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From Ritual Drama to Ancient Theater – Egypt

Osiris, Isis and Horus

Ritual dramas in Egypt were usually performed at seasonal festivals, and honored the gods Osiris, Isis, Horus, and occasionally the Sun god Amun/Re. They were performed in temple sanctuaries and around sacred lakes adjacent to temples.[1] Egyptian festivals included reenactments of myths and role-playing of the gods. Usually these sanctuary rituals were performed and witnessed by only members of the priesthood. The rest of the Egyptian people would be able to participate in the festivals only when the deity’s statue was removed from the sanctuary and displayed in an elaborate procession.[2]

One of the most important examples of Egyptian ritual drama was “The Triumph of Horus.” It was performed during the Festival of Victory at Edfou. The ritual celebrated the beginning of Egyptian kingship and the triumph over all her enemies. Texts describing the ritual date from the New Kingdom circa 1300-1200 BCE.

The Triumph of Horus Festival

The text includes acting instructions and notes the name of the performer before the words to be spoken. There is both a prologue and an epilogue, and the plot shows conflict with the battle of Horus and Seth, the god of chaos who killed Osiris. The text also notes that the drama had musical accompaniment. The tambourine and sistrum, an ancient Egyptian rattling percussion instrument, were depicted in carvings on the temple walls.[3]

Dramatic rituals also took place as part of the Khoiak Festival. Descriptions of the rituals performed were discovered carved on the walls of the temple of Hathor at Dendera. Figurines of Osiris were made, decorated, and interred in funerary beds. Small deity statues were also floated on thirty-four papyrus boats in Dendera’s Sacred Lake. The king and members of the priesthood participated in another ceremony where Osiris was presented with the pieces of his body that were hidden by his murderer, Seth.[4]

Sacred Lake at Dendera-now a grove of palm trees

Also at Dendera, carvings depict a large procession of priests participating in another ritual during the Khoiak festival. Members of the priesthood traveled from all over Egypt to attend the festival and the carving of each priest noted their location of origin above their image. Three of the priests are not identified, however, and one is wearing a large mask of the god Anubis. Another priest in line behind him appears to be assisting him as if he can’t see properly through the mask. Ceramic Anubis masks like the one depicted in the temple carving have been recovered and dated to 600-300 BCE.[5]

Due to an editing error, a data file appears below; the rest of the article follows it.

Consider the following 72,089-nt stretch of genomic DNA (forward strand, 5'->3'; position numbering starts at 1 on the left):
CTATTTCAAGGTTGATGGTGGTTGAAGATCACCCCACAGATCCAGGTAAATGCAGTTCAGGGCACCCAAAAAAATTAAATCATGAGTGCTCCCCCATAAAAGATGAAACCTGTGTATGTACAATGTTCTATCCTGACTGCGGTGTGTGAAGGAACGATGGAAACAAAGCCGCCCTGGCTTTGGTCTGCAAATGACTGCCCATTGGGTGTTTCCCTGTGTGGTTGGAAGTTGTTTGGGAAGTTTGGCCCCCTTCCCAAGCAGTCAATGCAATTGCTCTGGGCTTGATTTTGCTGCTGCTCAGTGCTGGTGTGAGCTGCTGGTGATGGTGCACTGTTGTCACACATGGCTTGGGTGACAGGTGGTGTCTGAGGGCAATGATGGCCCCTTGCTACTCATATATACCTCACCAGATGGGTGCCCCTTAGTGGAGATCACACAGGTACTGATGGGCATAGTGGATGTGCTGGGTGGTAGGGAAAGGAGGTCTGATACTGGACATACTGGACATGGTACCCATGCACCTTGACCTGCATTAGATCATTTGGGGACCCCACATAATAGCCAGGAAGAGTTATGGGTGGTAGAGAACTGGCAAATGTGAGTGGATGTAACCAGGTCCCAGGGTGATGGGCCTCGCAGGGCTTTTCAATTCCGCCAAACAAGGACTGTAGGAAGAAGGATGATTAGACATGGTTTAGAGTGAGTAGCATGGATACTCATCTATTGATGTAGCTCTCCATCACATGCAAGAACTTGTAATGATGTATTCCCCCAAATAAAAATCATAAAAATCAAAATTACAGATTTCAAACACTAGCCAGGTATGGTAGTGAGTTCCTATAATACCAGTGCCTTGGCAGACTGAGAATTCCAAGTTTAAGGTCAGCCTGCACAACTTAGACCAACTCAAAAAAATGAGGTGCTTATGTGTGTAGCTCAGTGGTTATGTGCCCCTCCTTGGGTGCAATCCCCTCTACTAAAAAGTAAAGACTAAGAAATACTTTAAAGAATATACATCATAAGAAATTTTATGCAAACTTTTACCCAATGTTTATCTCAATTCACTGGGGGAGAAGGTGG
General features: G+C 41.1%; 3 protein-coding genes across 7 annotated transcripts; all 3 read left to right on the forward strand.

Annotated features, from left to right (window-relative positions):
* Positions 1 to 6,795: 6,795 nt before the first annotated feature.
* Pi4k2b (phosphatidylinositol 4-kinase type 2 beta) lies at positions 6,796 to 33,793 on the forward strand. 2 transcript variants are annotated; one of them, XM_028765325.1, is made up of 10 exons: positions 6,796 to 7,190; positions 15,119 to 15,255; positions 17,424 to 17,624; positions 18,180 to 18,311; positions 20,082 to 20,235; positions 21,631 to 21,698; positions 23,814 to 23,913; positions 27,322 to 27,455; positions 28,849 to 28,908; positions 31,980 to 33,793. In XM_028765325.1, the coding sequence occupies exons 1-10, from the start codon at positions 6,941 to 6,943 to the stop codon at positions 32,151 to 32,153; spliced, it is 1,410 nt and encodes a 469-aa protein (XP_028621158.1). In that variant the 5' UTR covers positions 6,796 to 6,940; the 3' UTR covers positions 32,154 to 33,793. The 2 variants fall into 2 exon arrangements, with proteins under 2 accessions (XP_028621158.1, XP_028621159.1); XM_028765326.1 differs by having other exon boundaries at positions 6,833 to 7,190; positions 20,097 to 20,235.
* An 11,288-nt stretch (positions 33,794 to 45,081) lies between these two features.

Ceramic Anubis Mask

Rituals also took place at the lake by the temple of Thoth in Hermopolis during the New Year Festival. The King played the role of the sun god Amun/Re, and a cultic regatta was held on the lake.[6] Even though Egyptians had highly organized ritual performances, they do not quite qualify as a full dramatic theatrical performance. The rituals have spoken parts, but there is no true dialogue between characters. Also, most of the dramatic rituals were performed in temple sanctuaries and were only observed by the god’s cult statue and members of the priesthood. The lack of a true audience shows that Egyptian cultic drama was not designed as a community activity, but only for the god and his priests.[7]

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FOOTNOTES:
[1] Inge Nelson, Cultic Theatres and Ritual Drama,(Oxford, Oakville, CT:Aarhus University Press, 2002), 23.
[2] Ronald J. Leprohon, “Ritual Drama in Ancient Egypt,” The Origins of Theater in Ancient Greece and Beyond: From Ritual to Drama,edited by Eric Csapo and Margaret C. Miller, (New York: Cambridge University Press, 2007), 259-260.
[3] Inge Nelson, Cultic Theatres and Ritual Drama,(Oxford, Oakville, CT:Aarhus University Press, 2002), 29-31.
[4] Ronald J. Leprohon, “Ritual Drama in Ancient Egypt,” The Origins of Theater in Ancient Greece and Beyond: From Ritual to Drama,edited by Eric Csapo and Margaret C. Miller, (New York: Cambridge University Press, 2007), 265-266.
[5] Leprohon, “Ritual Drama in Ancient Egypt,” The Origins of Theater in Ancient Greece and Beyond: From Ritual to Drama,269-270.
[6] Inge Nelson, Cultic Theatres and Ritual Drama,(Oxford, Oakville, CT:Aarhus University Press, 2002), 35-36.
[7] Ronald J. Leprohon, “Ritual Drama in Ancient Egypt,” The Origins of Theater in Ancient Greece and Beyond: From Ritual to Drama,edited by Eric Csapo and Margaret C. Miller, (New York: Cambridge University Press, 2007), 272, 285-286.

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